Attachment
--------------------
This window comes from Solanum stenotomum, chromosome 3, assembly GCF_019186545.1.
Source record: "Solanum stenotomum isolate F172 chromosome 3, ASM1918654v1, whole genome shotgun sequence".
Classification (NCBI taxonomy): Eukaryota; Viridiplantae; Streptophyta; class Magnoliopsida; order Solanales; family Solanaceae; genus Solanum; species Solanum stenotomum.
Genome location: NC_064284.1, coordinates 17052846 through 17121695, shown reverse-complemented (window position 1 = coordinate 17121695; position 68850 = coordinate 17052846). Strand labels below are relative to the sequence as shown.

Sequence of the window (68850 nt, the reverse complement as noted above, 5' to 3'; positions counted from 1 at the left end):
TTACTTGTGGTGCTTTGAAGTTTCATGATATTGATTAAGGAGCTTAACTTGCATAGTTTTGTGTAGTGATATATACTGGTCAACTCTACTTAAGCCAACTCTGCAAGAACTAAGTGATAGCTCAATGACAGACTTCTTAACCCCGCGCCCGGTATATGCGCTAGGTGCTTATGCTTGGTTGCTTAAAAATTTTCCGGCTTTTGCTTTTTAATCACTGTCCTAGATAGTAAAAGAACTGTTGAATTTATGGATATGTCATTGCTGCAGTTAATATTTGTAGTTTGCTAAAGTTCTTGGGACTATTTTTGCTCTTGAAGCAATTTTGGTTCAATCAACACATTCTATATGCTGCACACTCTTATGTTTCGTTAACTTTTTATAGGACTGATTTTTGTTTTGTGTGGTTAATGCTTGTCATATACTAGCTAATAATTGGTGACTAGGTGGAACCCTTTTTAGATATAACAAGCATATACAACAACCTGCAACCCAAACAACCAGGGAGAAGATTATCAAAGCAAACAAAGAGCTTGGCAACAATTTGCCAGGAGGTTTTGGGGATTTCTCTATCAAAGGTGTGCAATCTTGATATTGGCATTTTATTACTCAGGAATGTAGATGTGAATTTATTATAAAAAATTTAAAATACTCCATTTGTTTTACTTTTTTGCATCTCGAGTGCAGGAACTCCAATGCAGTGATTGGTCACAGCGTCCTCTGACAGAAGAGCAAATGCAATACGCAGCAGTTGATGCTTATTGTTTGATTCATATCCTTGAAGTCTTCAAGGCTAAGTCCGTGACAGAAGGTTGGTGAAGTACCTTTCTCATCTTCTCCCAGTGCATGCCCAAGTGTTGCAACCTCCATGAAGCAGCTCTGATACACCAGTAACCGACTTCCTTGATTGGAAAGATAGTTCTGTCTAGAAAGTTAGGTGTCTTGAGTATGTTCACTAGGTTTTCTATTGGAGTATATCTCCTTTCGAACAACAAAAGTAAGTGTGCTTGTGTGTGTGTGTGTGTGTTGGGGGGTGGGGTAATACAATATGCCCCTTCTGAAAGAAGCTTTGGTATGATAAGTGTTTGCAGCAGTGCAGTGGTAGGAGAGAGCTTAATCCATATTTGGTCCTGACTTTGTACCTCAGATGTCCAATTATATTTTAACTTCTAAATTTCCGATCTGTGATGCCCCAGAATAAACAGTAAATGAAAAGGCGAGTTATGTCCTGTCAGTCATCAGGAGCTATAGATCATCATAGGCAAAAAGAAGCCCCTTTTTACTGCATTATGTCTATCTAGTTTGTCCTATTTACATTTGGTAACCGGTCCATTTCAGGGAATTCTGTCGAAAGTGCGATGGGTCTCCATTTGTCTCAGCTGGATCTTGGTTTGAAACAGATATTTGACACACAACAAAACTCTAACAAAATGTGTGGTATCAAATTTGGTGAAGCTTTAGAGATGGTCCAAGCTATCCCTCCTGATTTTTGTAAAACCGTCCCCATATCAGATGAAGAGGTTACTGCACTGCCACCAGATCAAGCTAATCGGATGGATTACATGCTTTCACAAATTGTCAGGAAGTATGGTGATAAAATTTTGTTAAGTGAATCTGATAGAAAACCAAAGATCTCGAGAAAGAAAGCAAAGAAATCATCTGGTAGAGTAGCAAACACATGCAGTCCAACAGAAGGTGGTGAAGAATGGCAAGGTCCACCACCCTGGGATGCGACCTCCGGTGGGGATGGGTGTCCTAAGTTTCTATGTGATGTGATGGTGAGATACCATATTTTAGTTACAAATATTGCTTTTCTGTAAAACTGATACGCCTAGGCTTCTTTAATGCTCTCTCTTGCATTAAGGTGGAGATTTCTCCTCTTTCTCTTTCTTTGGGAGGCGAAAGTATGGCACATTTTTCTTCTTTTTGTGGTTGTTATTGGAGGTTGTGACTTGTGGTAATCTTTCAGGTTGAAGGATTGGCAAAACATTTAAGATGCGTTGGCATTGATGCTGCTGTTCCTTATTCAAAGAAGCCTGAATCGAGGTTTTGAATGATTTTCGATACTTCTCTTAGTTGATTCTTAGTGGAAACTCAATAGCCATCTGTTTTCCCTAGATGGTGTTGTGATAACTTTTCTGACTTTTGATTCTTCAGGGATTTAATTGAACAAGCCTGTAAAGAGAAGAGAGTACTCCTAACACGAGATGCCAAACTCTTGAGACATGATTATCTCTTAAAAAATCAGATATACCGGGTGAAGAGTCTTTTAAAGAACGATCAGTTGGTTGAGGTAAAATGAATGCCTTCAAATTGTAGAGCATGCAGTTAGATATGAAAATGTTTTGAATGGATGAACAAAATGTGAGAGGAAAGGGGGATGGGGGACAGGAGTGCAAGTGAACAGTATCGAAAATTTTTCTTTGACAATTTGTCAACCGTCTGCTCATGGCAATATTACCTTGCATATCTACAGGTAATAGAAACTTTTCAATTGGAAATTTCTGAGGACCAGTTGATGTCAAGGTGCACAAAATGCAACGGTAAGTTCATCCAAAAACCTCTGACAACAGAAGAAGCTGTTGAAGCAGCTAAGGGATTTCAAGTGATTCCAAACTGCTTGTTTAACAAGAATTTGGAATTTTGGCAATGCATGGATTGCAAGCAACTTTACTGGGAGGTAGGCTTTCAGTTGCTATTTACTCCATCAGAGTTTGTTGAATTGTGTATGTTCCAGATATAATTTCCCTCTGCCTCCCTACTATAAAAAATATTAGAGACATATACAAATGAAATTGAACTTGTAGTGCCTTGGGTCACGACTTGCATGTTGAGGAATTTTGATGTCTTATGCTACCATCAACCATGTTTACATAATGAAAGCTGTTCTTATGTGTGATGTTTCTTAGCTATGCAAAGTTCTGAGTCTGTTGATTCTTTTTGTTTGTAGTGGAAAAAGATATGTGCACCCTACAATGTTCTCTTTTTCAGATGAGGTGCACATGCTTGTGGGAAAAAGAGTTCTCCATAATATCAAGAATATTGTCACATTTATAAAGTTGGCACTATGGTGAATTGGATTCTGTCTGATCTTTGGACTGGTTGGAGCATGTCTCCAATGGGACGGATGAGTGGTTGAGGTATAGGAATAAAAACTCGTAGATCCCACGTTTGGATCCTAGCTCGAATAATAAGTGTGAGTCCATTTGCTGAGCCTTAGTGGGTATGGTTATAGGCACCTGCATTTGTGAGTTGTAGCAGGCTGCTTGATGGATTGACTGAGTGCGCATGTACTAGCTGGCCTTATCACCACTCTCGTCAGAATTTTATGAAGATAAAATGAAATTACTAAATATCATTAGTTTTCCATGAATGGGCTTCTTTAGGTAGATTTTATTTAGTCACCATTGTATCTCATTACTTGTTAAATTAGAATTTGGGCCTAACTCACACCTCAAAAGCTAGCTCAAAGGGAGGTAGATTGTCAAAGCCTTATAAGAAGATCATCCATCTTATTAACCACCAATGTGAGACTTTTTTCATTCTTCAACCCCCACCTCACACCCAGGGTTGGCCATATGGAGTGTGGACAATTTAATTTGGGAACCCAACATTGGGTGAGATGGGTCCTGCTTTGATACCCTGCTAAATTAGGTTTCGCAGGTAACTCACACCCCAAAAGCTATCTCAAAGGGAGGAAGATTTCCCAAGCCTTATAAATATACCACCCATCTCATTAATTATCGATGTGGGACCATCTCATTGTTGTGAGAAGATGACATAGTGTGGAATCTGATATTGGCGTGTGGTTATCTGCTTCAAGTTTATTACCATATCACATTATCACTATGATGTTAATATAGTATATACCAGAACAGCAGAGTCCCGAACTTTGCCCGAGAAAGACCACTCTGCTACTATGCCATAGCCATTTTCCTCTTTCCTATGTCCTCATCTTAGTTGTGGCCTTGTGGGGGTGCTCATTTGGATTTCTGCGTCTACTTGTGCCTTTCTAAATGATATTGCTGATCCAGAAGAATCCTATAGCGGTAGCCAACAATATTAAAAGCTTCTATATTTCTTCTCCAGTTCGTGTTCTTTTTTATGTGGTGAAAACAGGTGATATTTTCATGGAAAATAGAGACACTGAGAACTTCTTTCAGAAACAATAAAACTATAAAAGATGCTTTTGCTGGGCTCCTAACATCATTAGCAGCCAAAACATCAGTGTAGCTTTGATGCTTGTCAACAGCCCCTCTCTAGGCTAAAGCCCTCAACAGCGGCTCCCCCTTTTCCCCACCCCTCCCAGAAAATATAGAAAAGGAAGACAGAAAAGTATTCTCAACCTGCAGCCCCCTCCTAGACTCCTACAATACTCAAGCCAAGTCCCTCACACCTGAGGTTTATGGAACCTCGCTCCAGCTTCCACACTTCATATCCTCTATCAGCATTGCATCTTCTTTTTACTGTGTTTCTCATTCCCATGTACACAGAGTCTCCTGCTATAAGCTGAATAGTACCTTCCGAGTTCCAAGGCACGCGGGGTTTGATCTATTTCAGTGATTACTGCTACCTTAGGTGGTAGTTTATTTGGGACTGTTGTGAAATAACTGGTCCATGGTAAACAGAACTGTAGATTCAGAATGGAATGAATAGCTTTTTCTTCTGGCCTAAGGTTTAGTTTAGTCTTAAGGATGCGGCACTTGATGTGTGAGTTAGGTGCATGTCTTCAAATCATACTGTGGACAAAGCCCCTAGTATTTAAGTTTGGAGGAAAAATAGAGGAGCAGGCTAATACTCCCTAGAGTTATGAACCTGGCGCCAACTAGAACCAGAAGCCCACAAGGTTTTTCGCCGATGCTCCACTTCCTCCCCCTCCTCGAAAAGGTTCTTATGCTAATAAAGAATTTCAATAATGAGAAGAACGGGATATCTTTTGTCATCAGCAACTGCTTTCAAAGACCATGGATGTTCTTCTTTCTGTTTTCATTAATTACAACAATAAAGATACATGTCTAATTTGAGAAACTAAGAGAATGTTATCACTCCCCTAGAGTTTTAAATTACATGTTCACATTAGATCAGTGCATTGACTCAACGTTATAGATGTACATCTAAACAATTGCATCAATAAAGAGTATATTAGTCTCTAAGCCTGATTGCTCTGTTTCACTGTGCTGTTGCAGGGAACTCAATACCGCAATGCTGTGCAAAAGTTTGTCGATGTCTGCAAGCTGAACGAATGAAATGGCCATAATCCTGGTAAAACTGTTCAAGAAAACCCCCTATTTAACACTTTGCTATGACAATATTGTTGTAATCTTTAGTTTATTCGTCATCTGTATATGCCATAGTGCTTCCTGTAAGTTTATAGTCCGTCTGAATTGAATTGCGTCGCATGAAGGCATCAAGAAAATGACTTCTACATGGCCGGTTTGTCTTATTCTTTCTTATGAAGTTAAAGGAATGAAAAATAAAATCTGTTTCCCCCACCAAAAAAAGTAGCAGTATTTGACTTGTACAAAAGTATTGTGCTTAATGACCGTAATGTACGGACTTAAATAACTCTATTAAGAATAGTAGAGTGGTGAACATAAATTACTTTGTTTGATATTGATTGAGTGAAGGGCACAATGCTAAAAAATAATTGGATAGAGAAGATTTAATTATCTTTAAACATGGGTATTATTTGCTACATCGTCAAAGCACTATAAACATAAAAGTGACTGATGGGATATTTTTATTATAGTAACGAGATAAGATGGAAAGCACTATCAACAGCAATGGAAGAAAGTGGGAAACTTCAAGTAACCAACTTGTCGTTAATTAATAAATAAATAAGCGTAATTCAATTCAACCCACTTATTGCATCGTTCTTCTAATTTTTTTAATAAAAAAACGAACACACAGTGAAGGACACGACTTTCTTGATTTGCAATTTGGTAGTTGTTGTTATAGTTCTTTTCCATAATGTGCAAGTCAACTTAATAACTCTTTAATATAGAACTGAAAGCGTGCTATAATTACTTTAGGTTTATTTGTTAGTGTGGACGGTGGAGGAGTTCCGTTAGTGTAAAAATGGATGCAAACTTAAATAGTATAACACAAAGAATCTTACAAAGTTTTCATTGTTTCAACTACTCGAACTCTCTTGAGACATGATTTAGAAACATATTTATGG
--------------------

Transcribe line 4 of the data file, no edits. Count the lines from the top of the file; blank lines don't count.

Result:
Genome location: NC_064284.1, coordinates 17052846 through 17121695, shown reverse-complemented (window position 1 = coordinate 17121695; position 68850 = coordinate 17052846). Strand labels below are relative to the sequence as shown.